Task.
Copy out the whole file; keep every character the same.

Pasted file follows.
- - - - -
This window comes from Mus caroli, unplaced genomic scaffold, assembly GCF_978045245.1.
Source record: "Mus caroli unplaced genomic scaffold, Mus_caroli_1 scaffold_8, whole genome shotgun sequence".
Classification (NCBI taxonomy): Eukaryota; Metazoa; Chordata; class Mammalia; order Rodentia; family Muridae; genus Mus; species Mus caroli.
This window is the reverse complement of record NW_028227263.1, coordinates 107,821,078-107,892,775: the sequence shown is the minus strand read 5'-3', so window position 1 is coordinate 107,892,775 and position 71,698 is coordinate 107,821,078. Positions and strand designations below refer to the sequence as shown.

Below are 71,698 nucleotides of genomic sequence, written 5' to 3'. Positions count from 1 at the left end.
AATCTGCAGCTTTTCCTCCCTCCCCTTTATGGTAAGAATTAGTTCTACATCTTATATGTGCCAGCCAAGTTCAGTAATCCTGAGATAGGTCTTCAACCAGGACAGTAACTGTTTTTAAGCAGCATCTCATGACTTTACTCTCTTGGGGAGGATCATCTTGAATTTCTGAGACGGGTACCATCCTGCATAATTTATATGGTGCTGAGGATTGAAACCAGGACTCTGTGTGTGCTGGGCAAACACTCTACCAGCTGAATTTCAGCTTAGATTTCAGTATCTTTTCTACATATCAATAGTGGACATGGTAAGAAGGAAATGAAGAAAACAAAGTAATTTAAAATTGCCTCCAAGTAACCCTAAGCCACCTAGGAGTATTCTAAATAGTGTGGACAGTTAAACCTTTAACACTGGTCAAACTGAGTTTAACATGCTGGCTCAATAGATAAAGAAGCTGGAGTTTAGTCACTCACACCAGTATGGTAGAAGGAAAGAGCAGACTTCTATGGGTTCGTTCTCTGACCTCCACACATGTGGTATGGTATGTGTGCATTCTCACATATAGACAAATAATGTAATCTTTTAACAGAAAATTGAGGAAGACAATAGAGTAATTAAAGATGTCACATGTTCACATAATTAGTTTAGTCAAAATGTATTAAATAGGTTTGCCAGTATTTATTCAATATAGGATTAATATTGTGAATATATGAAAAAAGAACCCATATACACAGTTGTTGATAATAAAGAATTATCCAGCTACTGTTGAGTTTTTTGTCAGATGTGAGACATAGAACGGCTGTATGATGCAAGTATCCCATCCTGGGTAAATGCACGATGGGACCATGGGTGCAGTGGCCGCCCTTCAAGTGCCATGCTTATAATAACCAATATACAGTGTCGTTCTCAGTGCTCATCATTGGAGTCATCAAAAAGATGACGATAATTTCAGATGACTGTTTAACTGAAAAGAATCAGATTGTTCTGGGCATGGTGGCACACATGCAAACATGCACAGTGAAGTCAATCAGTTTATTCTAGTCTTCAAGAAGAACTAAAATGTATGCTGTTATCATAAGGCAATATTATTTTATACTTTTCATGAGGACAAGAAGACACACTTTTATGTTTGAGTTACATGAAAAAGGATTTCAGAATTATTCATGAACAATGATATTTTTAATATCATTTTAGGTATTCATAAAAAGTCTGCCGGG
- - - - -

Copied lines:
This window comes from Mus caroli, unplaced genomic scaffold, assembly GCF_978045245.1.
Source record: "Mus caroli unplaced genomic scaffold, Mus_caroli_1 scaffold_8, whole genome shotgun sequence".
Classification (NCBI taxonomy): Eukaryota; Metazoa; Chordata; class Mammalia; order Rodentia; family Muridae; genus Mus; species Mus caroli.
This window is the reverse complement of record NW_028227263.1, coordinates 107,821,078-107,892,775: the sequence shown is the minus strand read 5'-3', so window position 1 is coordinate 107,892,775 and position 71,698 is coordinate 107,821,078. Positions and strand designations below refer to the sequence as shown.

Below are 71,698 nucleotides of genomic sequence, written 5' to 3'. Positions count from 1 at the left end.
AATCTGCAGCTTTTCCTCCCTCCCCTTTATGGTAAGAATTAGTTCTACATCTTATATGTGCCAGCCAAGTTCAGTAATCCTGAGATAGGTCTTCAACCAGGACAGTAACTGTTTTTAAGCAGCATCTCATGACTTTACTCTCTTGGGGAGGATCATCTTGAATTTCTGAGACGGGTACCATCCTGCATAATTTATATGGTGCTGAGGATTGAAACCAGGACTCTGTGTGTGCTGGGCAAACACTCTACCAGCTGAATTTCAGCTTAGATTTCAGTATCTTTTCTACATATCAATAGTGGACATGGTAAGAAGGAAATGAAGAAAACAAAGTAATTTAAAATTGCCTCCAAGTAACCCTAAGCCACCTAGGAGTATTCTAAATAGTGTGGACAGTTAAACCTTTAACACTGGTCAAACTGAGTTTAACATGCTGGCTCAATAGATAAAGAAGCTGGAGTTTAGTCACTCACACCAGTATGGTAGAAGGAAAGAGCAGACTTCTATGGGTTCGTTCTCTGACCTCCACACATGTGGTATGGTATGTGTGCATTCTCACATATAGACAAATAATGTAATCTTTTAACAGAAAATTGAGGAAGACAATAGAGTAATTAAAGATGTCACATGTTCACATAATTAGTTTAGTCAAAATGTATTAAATAGGTTTGCCAGTATTTATTCAATATAGGATTAATATTGTGAATATATGAAAAAAGAACCCATATACACAGTTGTTGATAATAAAGAATTATCCAGCTACTGTTGAGTTTTTTGTCAGATGTGAGACATAGAACGGCTGTATGATGCAAGTATCCCATCCTGGGTAAATGCACGATGGGACCATGGGTGCAGTGGCCGCCCTTCAAGTGCCATGCTTATAATAACCAATATACAGTGTCGTTCTCAGTGCTCATCATTGGAGTCATCAAAAAGATGACGATAATTTCAGATGACTGTTTAACTGAAAAGAATCAGATTGTTCTGGGCATGGTGGCACACATGCAAACATGCACAGTGAAGTCAATCAGTTTATTCTAGTCTTCAAGAAGAACTAAAATGTATGCTGTTATCATAAGGCAATATTATTTTATACTTTTCATGAGGACAAGAAGACACACTTTTATGTTTGAGTTACATGAAAAAGGATTTCAGAATTATTCATGAACAATGATATTTTTAATATCATTTTAGGTATTCATAAAAAGTCTGCCGGG